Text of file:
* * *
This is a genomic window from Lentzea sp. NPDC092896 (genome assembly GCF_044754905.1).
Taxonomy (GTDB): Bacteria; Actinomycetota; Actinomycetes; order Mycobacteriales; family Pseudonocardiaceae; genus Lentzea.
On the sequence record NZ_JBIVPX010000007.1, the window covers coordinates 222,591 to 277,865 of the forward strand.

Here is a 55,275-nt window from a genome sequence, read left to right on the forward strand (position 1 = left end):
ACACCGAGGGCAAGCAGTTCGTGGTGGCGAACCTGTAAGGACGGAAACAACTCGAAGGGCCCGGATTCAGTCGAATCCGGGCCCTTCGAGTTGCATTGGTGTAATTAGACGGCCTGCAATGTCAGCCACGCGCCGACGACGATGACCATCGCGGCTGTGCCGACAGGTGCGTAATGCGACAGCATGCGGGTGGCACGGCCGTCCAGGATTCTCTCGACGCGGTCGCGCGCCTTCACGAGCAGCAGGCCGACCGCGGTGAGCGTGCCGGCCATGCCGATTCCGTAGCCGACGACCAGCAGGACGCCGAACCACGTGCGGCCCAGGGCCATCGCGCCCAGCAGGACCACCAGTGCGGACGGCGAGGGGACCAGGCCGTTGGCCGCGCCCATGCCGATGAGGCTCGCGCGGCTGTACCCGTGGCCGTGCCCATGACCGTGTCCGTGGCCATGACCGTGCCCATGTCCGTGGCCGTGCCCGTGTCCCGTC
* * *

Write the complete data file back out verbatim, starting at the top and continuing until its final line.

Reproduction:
This is a genomic window from Lentzea sp. NPDC092896 (genome assembly GCF_044754905.1).
Taxonomy (GTDB): Bacteria; Actinomycetota; Actinomycetes; order Mycobacteriales; family Pseudonocardiaceae; genus Lentzea.
On the sequence record NZ_JBIVPX010000007.1, the window covers coordinates 222,591 to 277,865 of the forward strand.

Here is a 55,275-nt window from a genome sequence, read left to right on the forward strand (position 1 = left end):
ACACCGAGGGCAAGCAGTTCGTGGTGGCGAACCTGTAAGGACGGAAACAACTCGAAGGGCCCGGATTCAGTCGAATCCGGGCCCTTCGAGTTGCATTGGTGTAATTAGACGGCCTGCAATGTCAGCCACGCGCCGACGACGATGACCATCGCGGCTGTGCCGACAGGTGCGTAATGCGACAGCATGCGGGTGGCACGGCCGTCCAGGATTCTCTCGACGCGGTCGCGCGCCTTCACGAGCAGCAGGCCGACCGCGGTGAGCGTGCCGGCCATGCCGATTCCGTAGCCGACGACCAGCAGGACGCCGAACCACGTGCGGCCCAGGGCCATCGCGCCCAGCAGGACCACCAGTGCGGACGGCGAGGGGACCAGGCCGTTGGCCGCGCCCATGCCGATGAGGCTCGCGCGGCTGTACCCGTGGCCGTGCCCATGACCGTGTCCGTGGCCATGACCGTGCCCATGTCCGTGGCCGTGCCCGTGTCCCGTC